So, how do we use oral traditions to connect with students across cultural, mathematical, and social emotional lines? An often-overlooked component of mathematical instruction is Number Talks. Number Talks are short routines that invite students to lead the learning and express their understanding of mathematical concepts and strategies through verbal expressions. Number Talks provides a platform that levels the playing field for all students to share and use their background knowledge to apply it to mathematical concepts.
During a Number Talk, students use their thinking time to process several strategies for solving problems. When they have determined a solution that best aligns with their problem, the class community comes to a consensus for a solution and then students are able to defend their strategy.
Number Talks (download a how-to guide here) combines the use of conceptual mathematical understanding while providing equitable access to the content. The teacher serves purely as a facilitator to push student thinking, asking them to verbalize their strategy and scribe the various answers and methods students share. During this meaningful exchange, students are invited to share their thought process without interruption, judgment or fear. During a number talk, all answers are accepted, and the community decides what the optimal solution is. Number Talks provide students with the opportunity to engage in equitable math practices because:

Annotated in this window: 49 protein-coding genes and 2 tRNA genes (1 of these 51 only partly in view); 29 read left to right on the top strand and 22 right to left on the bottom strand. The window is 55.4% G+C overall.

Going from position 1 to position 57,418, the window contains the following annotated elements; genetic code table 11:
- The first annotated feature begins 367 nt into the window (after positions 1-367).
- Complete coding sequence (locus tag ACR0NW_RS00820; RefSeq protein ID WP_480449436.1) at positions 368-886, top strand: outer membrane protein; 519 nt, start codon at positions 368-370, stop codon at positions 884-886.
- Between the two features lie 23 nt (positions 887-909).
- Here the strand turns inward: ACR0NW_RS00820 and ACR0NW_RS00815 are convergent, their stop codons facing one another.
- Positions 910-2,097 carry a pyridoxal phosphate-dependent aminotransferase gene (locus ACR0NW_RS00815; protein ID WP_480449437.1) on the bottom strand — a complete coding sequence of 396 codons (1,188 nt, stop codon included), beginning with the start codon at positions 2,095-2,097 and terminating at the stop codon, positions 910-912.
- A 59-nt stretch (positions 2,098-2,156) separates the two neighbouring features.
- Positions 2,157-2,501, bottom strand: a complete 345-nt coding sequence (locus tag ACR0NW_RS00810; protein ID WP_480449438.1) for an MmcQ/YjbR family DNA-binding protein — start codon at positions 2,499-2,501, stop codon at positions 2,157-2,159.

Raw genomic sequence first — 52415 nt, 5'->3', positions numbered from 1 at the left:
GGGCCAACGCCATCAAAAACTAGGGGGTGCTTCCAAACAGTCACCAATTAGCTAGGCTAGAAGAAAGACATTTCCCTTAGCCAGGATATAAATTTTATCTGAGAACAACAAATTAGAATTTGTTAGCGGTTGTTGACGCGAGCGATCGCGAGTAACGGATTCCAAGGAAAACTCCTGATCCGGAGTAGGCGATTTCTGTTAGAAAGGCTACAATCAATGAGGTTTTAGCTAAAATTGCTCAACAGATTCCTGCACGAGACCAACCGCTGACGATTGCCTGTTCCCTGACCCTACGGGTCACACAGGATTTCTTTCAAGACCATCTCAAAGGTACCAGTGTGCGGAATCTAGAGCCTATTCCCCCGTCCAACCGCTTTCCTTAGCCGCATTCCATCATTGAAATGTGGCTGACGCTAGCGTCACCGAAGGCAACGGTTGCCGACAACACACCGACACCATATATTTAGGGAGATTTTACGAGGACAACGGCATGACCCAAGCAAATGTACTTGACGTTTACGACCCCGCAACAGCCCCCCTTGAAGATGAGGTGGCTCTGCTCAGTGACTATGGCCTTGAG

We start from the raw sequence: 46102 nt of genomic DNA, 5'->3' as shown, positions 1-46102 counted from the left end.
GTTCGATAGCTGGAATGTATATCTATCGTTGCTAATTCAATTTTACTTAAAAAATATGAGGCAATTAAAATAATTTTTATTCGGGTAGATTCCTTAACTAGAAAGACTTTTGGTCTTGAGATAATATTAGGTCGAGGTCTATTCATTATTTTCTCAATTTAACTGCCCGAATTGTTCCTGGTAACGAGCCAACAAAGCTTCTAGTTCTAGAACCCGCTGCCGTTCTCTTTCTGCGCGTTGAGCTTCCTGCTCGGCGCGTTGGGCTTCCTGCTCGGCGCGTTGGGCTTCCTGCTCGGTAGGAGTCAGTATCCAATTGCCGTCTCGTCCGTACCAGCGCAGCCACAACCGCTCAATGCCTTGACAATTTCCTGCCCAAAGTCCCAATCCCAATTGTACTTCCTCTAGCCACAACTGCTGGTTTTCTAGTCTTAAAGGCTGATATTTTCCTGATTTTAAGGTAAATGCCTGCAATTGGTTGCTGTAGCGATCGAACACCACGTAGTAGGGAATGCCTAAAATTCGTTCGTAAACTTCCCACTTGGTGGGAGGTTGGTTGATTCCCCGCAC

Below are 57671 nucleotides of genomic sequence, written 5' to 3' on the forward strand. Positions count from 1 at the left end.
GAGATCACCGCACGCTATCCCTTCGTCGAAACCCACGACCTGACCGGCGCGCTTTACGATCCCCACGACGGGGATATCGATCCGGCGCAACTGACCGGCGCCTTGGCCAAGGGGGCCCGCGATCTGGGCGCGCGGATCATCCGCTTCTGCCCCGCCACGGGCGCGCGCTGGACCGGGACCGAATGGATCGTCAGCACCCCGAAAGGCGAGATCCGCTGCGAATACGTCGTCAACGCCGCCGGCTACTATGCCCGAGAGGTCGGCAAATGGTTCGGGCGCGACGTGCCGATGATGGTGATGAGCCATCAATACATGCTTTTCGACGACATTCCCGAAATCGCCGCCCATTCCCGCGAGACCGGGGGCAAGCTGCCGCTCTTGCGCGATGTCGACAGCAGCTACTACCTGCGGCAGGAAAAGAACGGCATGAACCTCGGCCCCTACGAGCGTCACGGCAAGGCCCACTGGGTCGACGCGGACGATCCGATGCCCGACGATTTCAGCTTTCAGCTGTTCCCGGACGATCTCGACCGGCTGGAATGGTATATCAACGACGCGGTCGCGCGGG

- Students have individual thinking time and aren’t rushed through their process.
- Students access strategies that best meet their thinking process.
- Students ground their math content in knowledge taught and mastered.
- Students explain their process verbally, allowing for more freedom of expression that can be limited on paper.
- Teachers serve as facilitators and no longer hold authority as part of the learning environment, so students who are culturally aware of the power of authority can step into their own power.
- Teachers are able to assess mathematical knowledge in ways that account for social and emotional needs of students.
- Student-teacher relationship is restructured from receiver to provider of knowledge.
As educators, our role in the classroom is greatly impacted by how we perceive the world. An individual’s positionality in the world affects their perspective on mathematical ability.
"Positionality is the notion that personal values, views, and location in time and space influence how one understands the world. In this context, gender, race, class, and other aspects of identities are indicators of social and spatial positions and are not fixed, given qualities. Positions act on the knowledge a person has about things, both material and abstract. Consequently, knowledge is the product of a specific position that reflects particular places and spaces.” -Luis Sánchez, Positionality (entry in Encyclopedia of Geography).
Although we traditionally bring up the idea of Number Talks into the K-2 mathematics classroom, this is a tool that can be used at any grade level. Teachers have an opportunity to invite students into making the learning meaningful. By welcoming students’ ideas, experiences, and strategic thinking, we co-create a culturally relevant learning experience for all students. Rather than being the giver of knowledge, we flip the script when using Number Talks to emphasize the point that all people in the classroom are both givers and receivers of knowledge.
Interested in learning more? Connect with us today to discuss how our math coaches can support your school and teachers.